When this Oregon’s Salem News article crossed my radar screen, I felt it was a sufficiently over-the-top case of conspiracy mongering so that it did not merit a retort beyond a line of snark on Twitter.
Is Google Earth Hiding Sri Lanka’s Ghosts?
Tim King Salem-News.com
Google, are we misreading this? Haven’t Sri Lanka’s Tamils been through enough?
(SALEM) – Does Sri Lanka’s ongoing lack of transparency over its recent Genocide of Tamil people extend to Google Earth?
It’s disturbing. Google Earth appears to be be using an unusual series of photographs to comprise its image of Sri Lanka as the regime stands accused of war crimes in Geneva.
It’s a question that deserves to be asked; why is the exact area where so many were killed by government forces hard to make out, and why is that image specifically from 2005, years before the intense attacks on civilians in this area, while adjacent images are from May 2009, in the middle of the worst of the ethnic cleansing?
The number one online resource that people turn to for research should refuse censorship to any government that stands accused of grave violations of international laws regulating war, and crimes against humanity.
Etc. It goes on like that for many more paragraphs.
But then I noticed that others in my Twitter stream, people who generally know better, did not treat this story with the contempt it deserves:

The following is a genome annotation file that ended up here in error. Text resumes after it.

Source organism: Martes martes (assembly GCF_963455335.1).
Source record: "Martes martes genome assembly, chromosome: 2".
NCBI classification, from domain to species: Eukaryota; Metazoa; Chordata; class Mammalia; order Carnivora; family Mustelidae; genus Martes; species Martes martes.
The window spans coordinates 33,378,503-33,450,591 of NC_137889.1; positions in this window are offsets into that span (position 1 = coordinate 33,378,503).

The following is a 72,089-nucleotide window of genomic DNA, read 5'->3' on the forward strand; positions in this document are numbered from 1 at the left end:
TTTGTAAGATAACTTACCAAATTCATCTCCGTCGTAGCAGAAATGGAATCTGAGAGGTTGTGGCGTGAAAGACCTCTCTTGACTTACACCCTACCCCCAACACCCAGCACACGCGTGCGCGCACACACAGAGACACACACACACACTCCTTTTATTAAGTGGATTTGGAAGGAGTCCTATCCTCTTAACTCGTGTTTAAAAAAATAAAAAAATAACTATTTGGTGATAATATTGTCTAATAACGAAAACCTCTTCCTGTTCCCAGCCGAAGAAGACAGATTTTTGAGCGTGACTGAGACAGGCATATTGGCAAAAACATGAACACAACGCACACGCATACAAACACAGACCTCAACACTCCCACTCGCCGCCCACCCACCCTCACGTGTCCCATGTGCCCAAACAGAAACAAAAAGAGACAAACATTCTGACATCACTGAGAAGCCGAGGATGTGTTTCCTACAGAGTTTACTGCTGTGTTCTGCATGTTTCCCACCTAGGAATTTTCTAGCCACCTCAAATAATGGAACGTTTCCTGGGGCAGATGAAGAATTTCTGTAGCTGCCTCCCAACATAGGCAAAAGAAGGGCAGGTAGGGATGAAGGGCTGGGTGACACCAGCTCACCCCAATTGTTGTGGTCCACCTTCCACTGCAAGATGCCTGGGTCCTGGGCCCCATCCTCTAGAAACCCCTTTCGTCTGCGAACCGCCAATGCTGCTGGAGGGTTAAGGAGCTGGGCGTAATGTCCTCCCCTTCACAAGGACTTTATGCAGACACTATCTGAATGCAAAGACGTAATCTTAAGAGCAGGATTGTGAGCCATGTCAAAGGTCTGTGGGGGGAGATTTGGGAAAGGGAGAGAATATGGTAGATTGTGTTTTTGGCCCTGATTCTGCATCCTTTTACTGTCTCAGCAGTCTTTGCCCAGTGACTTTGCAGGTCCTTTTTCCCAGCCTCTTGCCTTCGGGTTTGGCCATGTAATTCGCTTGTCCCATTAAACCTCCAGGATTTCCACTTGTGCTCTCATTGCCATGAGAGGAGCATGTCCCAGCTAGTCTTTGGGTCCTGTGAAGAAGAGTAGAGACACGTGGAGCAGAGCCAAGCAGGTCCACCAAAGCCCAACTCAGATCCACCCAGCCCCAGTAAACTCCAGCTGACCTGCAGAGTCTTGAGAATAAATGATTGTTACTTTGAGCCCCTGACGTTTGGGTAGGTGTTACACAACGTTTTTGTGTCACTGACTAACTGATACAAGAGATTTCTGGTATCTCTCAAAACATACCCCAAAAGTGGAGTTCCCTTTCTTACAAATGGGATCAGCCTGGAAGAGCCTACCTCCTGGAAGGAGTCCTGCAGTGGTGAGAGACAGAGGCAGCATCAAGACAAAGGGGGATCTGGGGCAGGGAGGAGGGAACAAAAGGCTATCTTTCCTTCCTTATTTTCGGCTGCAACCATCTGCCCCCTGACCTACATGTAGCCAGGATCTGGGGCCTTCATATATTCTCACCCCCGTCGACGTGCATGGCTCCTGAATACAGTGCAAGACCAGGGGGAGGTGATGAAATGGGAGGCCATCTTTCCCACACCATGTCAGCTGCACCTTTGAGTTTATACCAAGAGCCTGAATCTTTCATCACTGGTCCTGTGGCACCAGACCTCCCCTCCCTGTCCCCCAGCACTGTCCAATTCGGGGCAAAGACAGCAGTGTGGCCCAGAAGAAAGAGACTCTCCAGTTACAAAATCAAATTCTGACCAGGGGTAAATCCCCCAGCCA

Is Google Earth Hiding Sri Lanka’s Ghosts? flpbd.it/gokfW a bit on the conspiratorial side but raises important issues
— Evgeny Morozov (@evgenymorozov) March 18, 2012
So suddenly the narrative becomes: Why hasn’t Google posted satellite imagery of the endgame of the civil war in Sri Lanka on Google Earth — specifically from May 2009, when civilian refugee camps were bombarded by government troops. Is it callous negligence, or is Google somehow shielding Sri Lanka’s government from bad PR?
It shouldn’t come as a surprise that satellite imagery is available in Google Earth, and has been in one way or another since June 2009.
It was first available as a downloadable overlay within weeks of the events, created by Amnesty International and the American Association for the Advancement of Science (AAAS). (I know because I was involved in the production of one component of it — the aerial imagery popups.)
AAAS had asked the satellite imagery provider DigitalGlobe to take these images within the framework of their Scientific Responsibility, Human Rights and Law Program, which puts scientific resources to use to uncover and publicize human rights abuses, specifically through the use of satellite imagery. (The program has also highlighted abuses in Zimbabwe and Darfur.)
Then, sometime between 2009 and now, these DigitalGlobe images automatically became part of the Google Earth base layer — because Google’s contract with DigitalGlobe stipulates that all imagery take by its satellites ends up in Google Earth. (There are exceptions: Iraq and Afghanistan are not being updated due to the ongoing security situation there. Imagery of Israel and the Occupied Territories is reduced in resolution, as per US law. Overcast imagery is also rejected.)